The Garda Commissioner has been urged to tell the public that adequate policing cannot be delivered within Government budget cuts.
More than 11,000 rank-and-file gardai will stage a form of action from this Friday when they will refuse to use personal cars, phones or laptops for official use.
PJ Stone, of the Garda Representative Association (GRA), denied officers are breaking the law by the move, which he maintained would not disrupt policing.
But he revealed there had been a serious exchange of views during talks on Garda cuts with Commissioner Martin Callinan, who they believed was moved by some of the information he heard.
GRA general secretary Mr Stone said: "It is not going to disrupt policing. It is merely intended to show that we're serious. That there will be an incremental approach to any visit on the pay and conditions of members of An Garda Siochana.
"I think it's very unfair, we have members who when they retire do not enjoy the same longevity of life as others simply because they're working nights and weekends and it is grossly unfair that in the discussions that are taking place currently that people are going to reduce those earnings."
Mr Stone also disputed "the notion" that the GRA pulled out of talks on an extension of the Croke Park agreement earlier this month, adding it was only a briefing session and that it was never involved in pay negotiations.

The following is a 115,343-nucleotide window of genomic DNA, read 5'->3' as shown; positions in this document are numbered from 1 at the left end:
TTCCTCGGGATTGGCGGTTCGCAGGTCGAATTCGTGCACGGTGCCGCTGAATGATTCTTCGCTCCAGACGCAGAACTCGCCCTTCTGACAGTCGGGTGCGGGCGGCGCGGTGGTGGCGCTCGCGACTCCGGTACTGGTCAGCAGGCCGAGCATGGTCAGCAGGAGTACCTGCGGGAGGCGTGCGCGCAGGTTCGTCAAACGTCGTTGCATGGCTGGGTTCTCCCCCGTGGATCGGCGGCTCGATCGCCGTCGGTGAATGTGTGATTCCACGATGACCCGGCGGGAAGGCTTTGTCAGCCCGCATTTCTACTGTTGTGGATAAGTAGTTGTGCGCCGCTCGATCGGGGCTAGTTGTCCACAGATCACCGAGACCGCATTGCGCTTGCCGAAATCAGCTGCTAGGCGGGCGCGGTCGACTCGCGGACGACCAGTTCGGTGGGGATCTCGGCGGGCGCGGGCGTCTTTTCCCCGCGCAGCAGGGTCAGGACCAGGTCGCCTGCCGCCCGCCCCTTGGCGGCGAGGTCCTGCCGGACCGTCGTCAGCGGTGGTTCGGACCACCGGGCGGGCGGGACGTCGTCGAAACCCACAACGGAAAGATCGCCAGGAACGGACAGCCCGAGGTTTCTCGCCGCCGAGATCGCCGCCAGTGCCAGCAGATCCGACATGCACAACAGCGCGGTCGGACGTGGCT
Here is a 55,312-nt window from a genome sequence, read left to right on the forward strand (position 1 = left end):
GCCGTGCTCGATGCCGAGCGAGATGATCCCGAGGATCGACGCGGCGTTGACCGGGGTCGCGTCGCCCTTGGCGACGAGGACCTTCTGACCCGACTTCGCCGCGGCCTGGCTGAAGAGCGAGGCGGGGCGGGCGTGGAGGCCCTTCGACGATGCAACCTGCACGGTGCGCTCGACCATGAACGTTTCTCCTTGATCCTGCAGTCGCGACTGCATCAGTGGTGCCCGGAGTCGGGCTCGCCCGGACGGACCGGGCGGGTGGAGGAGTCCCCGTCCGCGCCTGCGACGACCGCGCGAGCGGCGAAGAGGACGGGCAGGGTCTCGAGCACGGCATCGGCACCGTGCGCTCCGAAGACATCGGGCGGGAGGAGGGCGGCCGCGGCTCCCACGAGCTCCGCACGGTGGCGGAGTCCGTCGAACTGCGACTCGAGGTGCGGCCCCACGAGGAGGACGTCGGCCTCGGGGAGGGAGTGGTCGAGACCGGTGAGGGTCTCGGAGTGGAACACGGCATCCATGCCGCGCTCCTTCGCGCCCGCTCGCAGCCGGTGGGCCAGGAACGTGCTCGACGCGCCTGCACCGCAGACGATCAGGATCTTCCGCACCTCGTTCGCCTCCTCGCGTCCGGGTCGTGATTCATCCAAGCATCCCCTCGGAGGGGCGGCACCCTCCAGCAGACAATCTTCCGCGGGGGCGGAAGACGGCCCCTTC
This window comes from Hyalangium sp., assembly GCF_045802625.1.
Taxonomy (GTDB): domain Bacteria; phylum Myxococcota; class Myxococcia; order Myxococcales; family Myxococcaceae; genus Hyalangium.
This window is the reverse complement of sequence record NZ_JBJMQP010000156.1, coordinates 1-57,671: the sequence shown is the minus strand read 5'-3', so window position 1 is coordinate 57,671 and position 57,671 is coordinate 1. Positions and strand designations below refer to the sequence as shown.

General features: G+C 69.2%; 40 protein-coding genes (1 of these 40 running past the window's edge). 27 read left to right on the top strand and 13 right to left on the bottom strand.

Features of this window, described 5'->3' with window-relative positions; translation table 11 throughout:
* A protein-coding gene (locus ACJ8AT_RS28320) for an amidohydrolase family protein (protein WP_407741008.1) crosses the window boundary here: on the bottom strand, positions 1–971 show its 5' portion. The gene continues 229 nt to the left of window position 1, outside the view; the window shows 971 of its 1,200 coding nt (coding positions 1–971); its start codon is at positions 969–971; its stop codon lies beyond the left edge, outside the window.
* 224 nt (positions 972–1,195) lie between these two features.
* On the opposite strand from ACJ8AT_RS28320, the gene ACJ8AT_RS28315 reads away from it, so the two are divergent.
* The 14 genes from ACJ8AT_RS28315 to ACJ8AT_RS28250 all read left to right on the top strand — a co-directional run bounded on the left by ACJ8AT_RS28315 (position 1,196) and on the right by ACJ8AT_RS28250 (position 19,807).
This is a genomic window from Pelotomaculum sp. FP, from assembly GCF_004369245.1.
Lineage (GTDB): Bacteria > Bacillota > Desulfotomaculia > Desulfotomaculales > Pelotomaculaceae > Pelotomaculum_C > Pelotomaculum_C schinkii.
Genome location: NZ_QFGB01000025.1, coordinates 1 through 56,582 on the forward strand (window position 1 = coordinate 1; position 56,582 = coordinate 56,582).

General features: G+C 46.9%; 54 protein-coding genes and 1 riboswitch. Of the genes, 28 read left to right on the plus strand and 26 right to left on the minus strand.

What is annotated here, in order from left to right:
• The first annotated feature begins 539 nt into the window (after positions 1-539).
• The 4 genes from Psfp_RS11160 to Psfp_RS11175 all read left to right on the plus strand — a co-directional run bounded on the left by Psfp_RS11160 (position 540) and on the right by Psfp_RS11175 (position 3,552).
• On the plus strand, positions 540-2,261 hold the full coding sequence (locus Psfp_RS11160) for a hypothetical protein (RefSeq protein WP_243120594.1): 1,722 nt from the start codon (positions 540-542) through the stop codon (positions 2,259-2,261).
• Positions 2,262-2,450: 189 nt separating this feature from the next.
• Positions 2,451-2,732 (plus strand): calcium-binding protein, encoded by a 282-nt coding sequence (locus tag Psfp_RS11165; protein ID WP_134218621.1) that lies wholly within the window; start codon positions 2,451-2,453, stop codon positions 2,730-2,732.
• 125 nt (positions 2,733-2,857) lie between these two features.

"The key players who are down there now negotiating on behalf of the Garda Siochana do not have the authority, in my view, to reach agreement in respect of our pay and conditions of employment," he added.
Mr Callinan agreed to meet the GRA national executive at Garda Headquarters after a vote of no confidence in Justice Minister Alan Shatter, who has appealed for them to re-enter pay talks.
In a statement, the commissioner said he listened carefully first hand to the concerns of its membership. He added: "I reminded those present of how conscious I was of the fantastic work that was being done on a daily basis by the members of An Garda Siochana, and that I hoped nothing would be said or done to interfere with the public support we enjoy in fulfilling our statutory obligations to provide the best possible police service to the communities that we serve."